Our charming driver and her attractive assistant started to chat airily about the kind of uncouth cargo they were carrying. They made the mistake of talking French. Andreytchine sat up straight with an icy smile frozen on his lips. In the perfectly modulated Parisian syllables that Margaret Anderson so admired he proceeded to tell them what he thought of their education their luxurious Packard, their morals, their class, and their manners. He was perfectly cool about it, archly genteel but steamingly emphatic. The necks and ears of the Gold Coast girls became redder and redder. The dour detective, not knowing what was going on, continued to glare stolidly at the passing traffic. There was a sigh of relief from the driver’s seat when we reached the Federal Building, and a couple of searching glances thrown over rather pretty shoulders.
The upstairs office, which was headquarters of Special Agent Hinton Clabaugh, was already crowded with handcuffed I.W.W. prisoners when we arrived. Bill Haywood was being interrogated by Clabaugh. Two special prosecutors, Bradley and Pagan, stood by. Bill had nothing to say about whereabouts of indicted members of the organization except that “they would be found at their posts of duty just as we were.”
After about an hour of checking and rechecking of prisoners, Marshal Bradley belatedly read the warrant. Explaining that the warrant had “just arrived,” he apologized for not having served it on us individually at the time of arrest as specified by law.
Darkness had fallen outside, and there was a cold drizzle of rain. The patrol wagons were being loaded with agonizing slowness. There were sharp orders, and occasional curse, and the clank of handcuffs as men were shoved through the “paddy wagon” door by burly policemen. Herbert Mahler flashed a fleeting smile at me as he helped Bill Haywood mount the flimsy loading step. Water was dripping from Bill’s black Stetson, and his bull shoulders were hunched as he disappeared into the dark interior of the “Black Maria.” We heard the angry murmur of a large crowd which had gathered on the Clark Street side of the Federal Building. It increased to catcalls at the sight of Haywood. Fists were raised against us. Men cursed and women screamed imprecations. Two lines of policemen struggled to hold the mob back. A well-dressed women in the crowd brushed past a policeman and spat in our direction. “There’s “the land of the free’ for you-there’s your god-damned American democracy. How do you like it?” George Andreytchine ground these bitter words into my ear as we stood there handcuffed together in the rain.
“That’s one of the things my country will be ashamed of when it comes to its senses, ” I said.
Across the street, above a cheap movie theater, an electric sign announced: “Special Feature-The Menace of the I.W.W.” In big red letters another line, “The Red Viper,” came on and off spasmodically.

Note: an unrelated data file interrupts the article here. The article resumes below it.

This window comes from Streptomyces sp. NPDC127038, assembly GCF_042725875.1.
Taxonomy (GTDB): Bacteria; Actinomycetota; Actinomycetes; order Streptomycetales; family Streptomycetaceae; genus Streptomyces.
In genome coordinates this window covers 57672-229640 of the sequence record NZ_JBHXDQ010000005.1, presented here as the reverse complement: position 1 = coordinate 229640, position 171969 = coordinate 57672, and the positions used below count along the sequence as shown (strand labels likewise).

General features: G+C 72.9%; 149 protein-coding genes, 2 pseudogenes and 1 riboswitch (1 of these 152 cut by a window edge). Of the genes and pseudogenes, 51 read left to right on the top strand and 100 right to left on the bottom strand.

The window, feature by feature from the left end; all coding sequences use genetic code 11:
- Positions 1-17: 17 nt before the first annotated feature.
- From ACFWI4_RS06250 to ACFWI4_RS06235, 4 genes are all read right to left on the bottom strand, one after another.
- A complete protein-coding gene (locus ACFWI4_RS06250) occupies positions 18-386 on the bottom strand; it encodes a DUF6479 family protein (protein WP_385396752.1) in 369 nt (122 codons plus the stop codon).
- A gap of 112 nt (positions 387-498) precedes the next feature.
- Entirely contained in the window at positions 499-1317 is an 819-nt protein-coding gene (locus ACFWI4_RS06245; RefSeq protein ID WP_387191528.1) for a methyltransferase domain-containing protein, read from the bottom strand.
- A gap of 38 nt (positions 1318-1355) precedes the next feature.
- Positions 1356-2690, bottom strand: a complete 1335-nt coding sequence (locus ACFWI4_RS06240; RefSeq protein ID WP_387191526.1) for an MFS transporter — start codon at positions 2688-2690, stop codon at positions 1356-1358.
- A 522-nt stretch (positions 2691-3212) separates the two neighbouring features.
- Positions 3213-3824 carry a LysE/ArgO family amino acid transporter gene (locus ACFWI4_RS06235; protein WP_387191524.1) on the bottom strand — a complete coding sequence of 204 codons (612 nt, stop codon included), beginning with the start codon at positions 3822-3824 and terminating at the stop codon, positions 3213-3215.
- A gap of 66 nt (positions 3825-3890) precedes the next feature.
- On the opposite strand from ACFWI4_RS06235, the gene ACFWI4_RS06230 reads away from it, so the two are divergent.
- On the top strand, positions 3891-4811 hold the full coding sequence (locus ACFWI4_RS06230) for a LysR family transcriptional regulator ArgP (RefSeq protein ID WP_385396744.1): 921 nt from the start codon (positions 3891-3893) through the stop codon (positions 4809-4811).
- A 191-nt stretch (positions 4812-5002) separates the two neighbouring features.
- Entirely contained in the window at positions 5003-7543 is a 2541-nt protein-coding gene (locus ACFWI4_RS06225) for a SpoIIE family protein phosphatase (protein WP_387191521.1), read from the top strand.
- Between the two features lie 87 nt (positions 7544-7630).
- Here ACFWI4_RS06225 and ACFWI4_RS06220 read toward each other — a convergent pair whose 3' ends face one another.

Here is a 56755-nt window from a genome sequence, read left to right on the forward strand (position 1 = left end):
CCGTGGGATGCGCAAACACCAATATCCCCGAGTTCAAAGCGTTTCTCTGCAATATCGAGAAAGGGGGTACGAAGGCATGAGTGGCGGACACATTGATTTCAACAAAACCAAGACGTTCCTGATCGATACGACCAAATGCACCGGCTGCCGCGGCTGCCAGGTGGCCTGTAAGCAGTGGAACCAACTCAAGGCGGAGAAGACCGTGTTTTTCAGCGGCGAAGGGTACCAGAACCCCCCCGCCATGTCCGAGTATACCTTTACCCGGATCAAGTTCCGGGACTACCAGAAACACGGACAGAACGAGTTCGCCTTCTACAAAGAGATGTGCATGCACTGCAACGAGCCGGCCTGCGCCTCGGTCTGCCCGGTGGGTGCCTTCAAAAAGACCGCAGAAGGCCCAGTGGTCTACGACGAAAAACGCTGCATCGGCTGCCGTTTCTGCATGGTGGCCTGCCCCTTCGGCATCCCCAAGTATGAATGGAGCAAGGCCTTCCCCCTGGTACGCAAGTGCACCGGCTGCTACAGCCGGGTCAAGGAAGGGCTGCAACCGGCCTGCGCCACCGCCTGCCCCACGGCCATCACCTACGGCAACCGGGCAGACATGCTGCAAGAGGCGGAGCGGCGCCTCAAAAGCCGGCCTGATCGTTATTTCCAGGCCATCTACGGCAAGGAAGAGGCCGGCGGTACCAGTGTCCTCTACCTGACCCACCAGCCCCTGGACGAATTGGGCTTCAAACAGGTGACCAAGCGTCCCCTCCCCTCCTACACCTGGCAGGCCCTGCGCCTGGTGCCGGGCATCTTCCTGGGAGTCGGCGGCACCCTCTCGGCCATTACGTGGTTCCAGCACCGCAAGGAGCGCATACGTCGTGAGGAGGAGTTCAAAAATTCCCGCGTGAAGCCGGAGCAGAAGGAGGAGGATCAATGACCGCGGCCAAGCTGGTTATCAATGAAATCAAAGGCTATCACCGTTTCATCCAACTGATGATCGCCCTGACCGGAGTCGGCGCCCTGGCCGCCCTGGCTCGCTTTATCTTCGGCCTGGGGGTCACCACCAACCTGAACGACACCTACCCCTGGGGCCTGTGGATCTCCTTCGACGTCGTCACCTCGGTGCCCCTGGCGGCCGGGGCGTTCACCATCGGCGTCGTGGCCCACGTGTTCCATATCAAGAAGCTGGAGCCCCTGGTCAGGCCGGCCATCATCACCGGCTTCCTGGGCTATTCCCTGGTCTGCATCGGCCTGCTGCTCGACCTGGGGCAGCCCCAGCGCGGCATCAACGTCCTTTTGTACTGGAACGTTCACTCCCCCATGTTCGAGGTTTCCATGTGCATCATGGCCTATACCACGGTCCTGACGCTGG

The bell on the driver’s seat clanged furiously all the way, and the interior of the police car was suffocating with the odor of wet clothes.
THERE was an out burst of impatient clanging from the paddy wagon as we drew up in the alley back of the Cook County Jail. It had not been a pleasant ride. Handcuffs cut into our wrists with every bump in the pavement. Somebody started to sing, “Hold the Fort,” but it was drowned out by the more insistent clamor of the bell. Evidently the driver was getting mad. Let him get mad then. We were willing to call it a day anytime we reached our destination. A jumble of voices outside. We heard iron doors creaking open. The car started up again, then stopped. The doors creaked shut. They unloaded us in the walled courtyard of the “old” jail. A spot light beam stabbed through the drizzle. It wavered here and there, exploring wet stone walls and tall barred windows, and was finally focused upon a solid iron door that was even then swinging open to receive us.
We were assigned to temporary quarters in a tier of cells on the second gallery and told to shove our clothing through the bars for “delousing.” Most of us feared it would be the other way around. I have never forgotten the sound of barred doors slamming shut, and the jailhouse odor of blended filth and creosote, as we walked up the iron stairway that evening. We were dog-tired, all of us, and wanted to turn in. Andreytchine and I were directed into one of the dingy cells. I took possession of the top bunk. The key grated in the lock. George continued to stand at the bars trying to peer through the bull-pen windows. Faint strains of jazz music came from a cheap dance hall across the Clark Street alley. “Ah, a musical accompaniment with all this, and quit fittingly, lascivious American jazz,” he commented with a smile. I was too sleepy to argue with George this time…
I awoke with a start. The night guard was shaking my shoulder through the bars. “Here’s a package for you and a note. I don’t know how the hell they got through,” he grumbled, “but there they are.” I read the note first. On a torn piece of paper Edith had written: “Thought you might need clean shirt and sox. See you tomorrow. I’m proud of you. Love, Edith.” I put the package under my pillow and read the note over and over in the dim light until I went to sleep….
[Image of poem added.]
I believe this is the “Margaret Anderson” that Ralph Chaplin mentioned:
Notable American Women
The Modern Period, a Biographical Dictionary
-ed by Barbara Sicherman & Carol Hurd Green
Harvard University Press, 1980
(search: “anderson magaret”)
La Carmagnole – Chant de la Révolution Française